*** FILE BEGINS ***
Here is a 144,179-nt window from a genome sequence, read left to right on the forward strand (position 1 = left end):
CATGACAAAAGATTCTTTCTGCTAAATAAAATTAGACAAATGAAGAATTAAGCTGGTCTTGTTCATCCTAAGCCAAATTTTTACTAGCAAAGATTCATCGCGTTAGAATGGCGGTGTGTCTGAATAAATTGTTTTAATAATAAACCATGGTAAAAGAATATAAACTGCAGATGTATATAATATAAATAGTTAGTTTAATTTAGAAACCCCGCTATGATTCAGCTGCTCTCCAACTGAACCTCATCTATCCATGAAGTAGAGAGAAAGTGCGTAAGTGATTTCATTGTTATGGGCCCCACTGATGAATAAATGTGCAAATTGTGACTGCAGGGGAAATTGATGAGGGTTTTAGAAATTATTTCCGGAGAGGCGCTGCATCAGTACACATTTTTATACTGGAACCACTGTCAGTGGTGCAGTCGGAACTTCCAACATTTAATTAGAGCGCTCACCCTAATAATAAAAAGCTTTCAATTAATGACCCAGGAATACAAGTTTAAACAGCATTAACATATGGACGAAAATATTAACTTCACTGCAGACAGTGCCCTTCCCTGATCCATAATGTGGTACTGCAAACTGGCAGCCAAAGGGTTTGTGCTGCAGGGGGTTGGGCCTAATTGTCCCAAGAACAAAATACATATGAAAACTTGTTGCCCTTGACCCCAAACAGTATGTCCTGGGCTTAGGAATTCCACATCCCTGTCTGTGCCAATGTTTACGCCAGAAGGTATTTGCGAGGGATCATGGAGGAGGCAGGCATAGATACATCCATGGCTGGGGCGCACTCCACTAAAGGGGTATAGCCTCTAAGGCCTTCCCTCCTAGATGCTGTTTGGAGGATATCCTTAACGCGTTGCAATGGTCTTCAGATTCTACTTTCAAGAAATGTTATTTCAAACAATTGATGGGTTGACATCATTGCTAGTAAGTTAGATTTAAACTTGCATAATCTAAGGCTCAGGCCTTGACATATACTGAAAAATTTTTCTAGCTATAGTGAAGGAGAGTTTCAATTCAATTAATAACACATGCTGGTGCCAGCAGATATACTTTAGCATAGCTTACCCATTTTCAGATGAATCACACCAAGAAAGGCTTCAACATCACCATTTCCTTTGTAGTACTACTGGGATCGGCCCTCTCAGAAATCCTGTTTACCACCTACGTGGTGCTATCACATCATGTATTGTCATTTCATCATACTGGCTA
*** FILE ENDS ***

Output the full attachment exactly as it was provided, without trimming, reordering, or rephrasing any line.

Here is a 144,179-nt window from a genome sequence, read left to right on the forward strand (position 1 = left end):
CATGACAAAAGATTCTTTCTGCTAAATAAAATTAGACAAATGAAGAATTAAGCTGGTCTTGTTCATCCTAAGCCAAATTTTTACTAGCAAAGATTCATCGCGTTAGAATGGCGGTGTGTCTGAATAAATTGTTTTAATAATAAACCATGGTAAAAGAATATAAACTGCAGATGTATATAATATAAATAGTTAGTTTAATTTAGAAACCCCGCTATGATTCAGCTGCTCTCCAACTGAACCTCATCTATCCATGAAGTAGAGAGAAAGTGCGTAAGTGATTTCATTGTTATGGGCCCCACTGATGAATAAATGTGCAAATTGTGACTGCAGGGGAAATTGATGAGGGTTTTAGAAATTATTTCCGGAGAGGCGCTGCATCAGTACACATTTTTATACTGGAACCACTGTCAGTGGTGCAGTCGGAACTTCCAACATTTAATTAGAGCGCTCACCCTAATAATAAAAAGCTTTCAATTAATGACCCAGGAATACAAGTTTAAACAGCATTAACATATGGACGAAAATATTAACTTCACTGCAGACAGTGCCCTTCCCTGATCCATAATGTGGTACTGCAAACTGGCAGCCAAAGGGTTTGTGCTGCAGGGGGTTGGGCCTAATTGTCCCAAGAACAAAATACATATGAAAACTTGTTGCCCTTGACCCCAAACAGTATGTCCTGGGCTTAGGAATTCCACATCCCTGTCTGTGCCAATGTTTACGCCAGAAGGTATTTGCGAGGGATCATGGAGGAGGCAGGCATAGATACATCCATGGCTGGGGCGCACTCCACTAAAGGGGTATAGCCTCTAAGGCCTTCCCTCCTAGATGCTGTTTGGAGGATATCCTTAACGCGTTGCAATGGTCTTCAGATTCTACTTTCAAGAAATGTTATTTCAAACAATTGATGGGTTGACATCATTGCTAGTAAGTTAGATTTAAACTTGCATAATCTAAGGCTCAGGCCTTGACATATACTGAAAAATTTTTCTAGCTATAGTGAAGGAGAGTTTCAATTCAATTAATAACACATGCTGGTGCCAGCAGATATACTTTAGCATAGCTTACCCATTTTCAGATGAATCACACCAAGAAAGGCTTCAACATCACCATTTCCTTTGTAGTACTACTGGGATCGGCCCTCTCAGAAATCCTGTTTACCACCTACGTGGTGCTATCACATCATGTATTGTCATTTCATCATACTGGCTA